KHEM KARAN AND ORS V. THE STATE OF U.P. AND ANR (1974) INSC 82; AIR 1974 SC 1567; 1974 (3) SCR 863; 1974 (4) SCC 603 (8 April 1974)
KHEM KARAN AND OTHERS
THE STATE OF U.P. AND ANOTHER
DATE OF JUDGMENT08/04/1974
BEG, M. HAMEEDULLAH
1974 AIR 1567 1974 SCR (3) 863
1974 SCC (4) 603
Code of Criminal Procedure, 1908--Appeal against
acquittal--Propriety of Court of Appeal convicting some of
the acquitted persons--Group clash--Scope of High Court's
power to re-evaluate evidence--Foundation for acquittal is
re-moved by otherwise credible testimony.
In a background of bitter hostility. there was a
confrontation and exchange of violence between the
complainants' group and that of all the accused-appellants.
Several on the prosecution side sustained gunshot wounds,
although not fatal, while the three accused-appellants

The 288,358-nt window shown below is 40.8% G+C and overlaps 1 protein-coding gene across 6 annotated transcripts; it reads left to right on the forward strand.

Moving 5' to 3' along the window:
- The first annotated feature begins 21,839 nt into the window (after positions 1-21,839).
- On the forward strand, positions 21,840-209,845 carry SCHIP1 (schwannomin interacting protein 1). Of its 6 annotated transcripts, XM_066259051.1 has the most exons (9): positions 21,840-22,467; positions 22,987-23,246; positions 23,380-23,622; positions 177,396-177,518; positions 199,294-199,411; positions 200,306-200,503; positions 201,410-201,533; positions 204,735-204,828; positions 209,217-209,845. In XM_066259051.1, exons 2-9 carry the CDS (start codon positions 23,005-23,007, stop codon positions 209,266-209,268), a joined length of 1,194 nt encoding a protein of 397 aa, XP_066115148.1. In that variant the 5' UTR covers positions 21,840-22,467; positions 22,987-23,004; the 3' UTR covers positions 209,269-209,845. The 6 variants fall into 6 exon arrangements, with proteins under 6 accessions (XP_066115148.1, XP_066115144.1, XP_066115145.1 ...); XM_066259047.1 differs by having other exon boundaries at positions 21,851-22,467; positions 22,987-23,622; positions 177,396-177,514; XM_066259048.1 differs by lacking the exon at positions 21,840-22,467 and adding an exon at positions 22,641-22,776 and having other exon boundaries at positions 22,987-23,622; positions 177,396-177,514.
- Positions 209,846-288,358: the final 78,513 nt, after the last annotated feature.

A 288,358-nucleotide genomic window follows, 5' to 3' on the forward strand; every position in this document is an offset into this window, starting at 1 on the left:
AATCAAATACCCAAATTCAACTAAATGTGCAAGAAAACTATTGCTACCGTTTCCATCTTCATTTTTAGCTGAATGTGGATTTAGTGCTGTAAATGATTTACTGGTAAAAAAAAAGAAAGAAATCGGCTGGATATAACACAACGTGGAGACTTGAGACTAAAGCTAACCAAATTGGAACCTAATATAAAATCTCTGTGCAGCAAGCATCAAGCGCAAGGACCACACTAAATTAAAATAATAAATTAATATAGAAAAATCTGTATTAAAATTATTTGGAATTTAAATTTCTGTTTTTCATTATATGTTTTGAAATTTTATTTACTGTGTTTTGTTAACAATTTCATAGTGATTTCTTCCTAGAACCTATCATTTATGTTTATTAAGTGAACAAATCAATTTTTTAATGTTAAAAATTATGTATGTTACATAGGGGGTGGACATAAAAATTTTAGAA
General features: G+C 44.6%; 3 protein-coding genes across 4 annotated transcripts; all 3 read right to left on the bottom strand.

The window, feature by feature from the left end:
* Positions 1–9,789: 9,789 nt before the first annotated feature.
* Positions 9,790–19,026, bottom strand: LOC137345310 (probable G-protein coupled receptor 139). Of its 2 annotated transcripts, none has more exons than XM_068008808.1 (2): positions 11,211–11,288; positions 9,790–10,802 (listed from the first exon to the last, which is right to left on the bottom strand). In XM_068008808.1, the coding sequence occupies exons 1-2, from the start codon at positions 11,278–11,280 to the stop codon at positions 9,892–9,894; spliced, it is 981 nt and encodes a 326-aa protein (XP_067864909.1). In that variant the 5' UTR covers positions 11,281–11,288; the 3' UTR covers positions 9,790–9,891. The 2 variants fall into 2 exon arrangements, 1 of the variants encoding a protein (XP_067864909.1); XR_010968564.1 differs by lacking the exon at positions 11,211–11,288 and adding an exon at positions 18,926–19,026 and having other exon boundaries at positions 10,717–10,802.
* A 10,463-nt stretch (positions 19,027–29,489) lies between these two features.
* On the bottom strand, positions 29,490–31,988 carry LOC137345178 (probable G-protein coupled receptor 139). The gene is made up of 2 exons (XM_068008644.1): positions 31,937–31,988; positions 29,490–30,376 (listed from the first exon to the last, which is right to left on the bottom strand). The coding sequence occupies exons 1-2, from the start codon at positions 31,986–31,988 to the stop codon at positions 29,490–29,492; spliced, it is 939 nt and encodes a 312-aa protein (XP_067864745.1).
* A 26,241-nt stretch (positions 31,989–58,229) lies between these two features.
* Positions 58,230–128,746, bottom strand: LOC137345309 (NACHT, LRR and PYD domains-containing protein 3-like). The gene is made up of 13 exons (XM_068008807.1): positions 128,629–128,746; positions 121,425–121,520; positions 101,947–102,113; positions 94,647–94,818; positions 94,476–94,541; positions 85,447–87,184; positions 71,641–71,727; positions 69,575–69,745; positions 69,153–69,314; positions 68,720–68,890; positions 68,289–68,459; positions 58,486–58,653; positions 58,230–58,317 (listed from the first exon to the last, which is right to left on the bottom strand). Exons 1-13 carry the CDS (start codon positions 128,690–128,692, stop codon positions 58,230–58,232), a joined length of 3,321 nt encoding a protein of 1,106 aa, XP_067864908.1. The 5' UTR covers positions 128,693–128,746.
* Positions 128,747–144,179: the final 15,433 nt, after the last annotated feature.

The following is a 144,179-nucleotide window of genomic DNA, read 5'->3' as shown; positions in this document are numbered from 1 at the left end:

received lathi blow injuries. The complainant's plea was
that when attacked by guns, he and his men went at them,
disarmed them and beat them with lathis. Twenty-three
accused stood trial.. The trial court disbelieved the
defence version out found that the prosecution testimony too
partisan, and consequently acquitted everyone. The High
Court maintained the acquittal of all but the three
appellants-accused. In respect of the latter, it found that
the injuries on the persons of the three appellants and) the
fact ',hat one of them had a gun in his hands at the time of
the occurrence, were sufficient, together with the other
evidence to hold them guilty. On appeal by special leave to
this Court by the said three appellants,
HELD : (1) The principle of law is well established that
merely because a. different view of the evidence is
possible, you cannot cancel a finding against guilt Rut the
appellate Court is untrammelled in its power to re-evaluate
the evidence, bearing in mind the seriousness of
overthrowing an acquittal once recorded. In that view we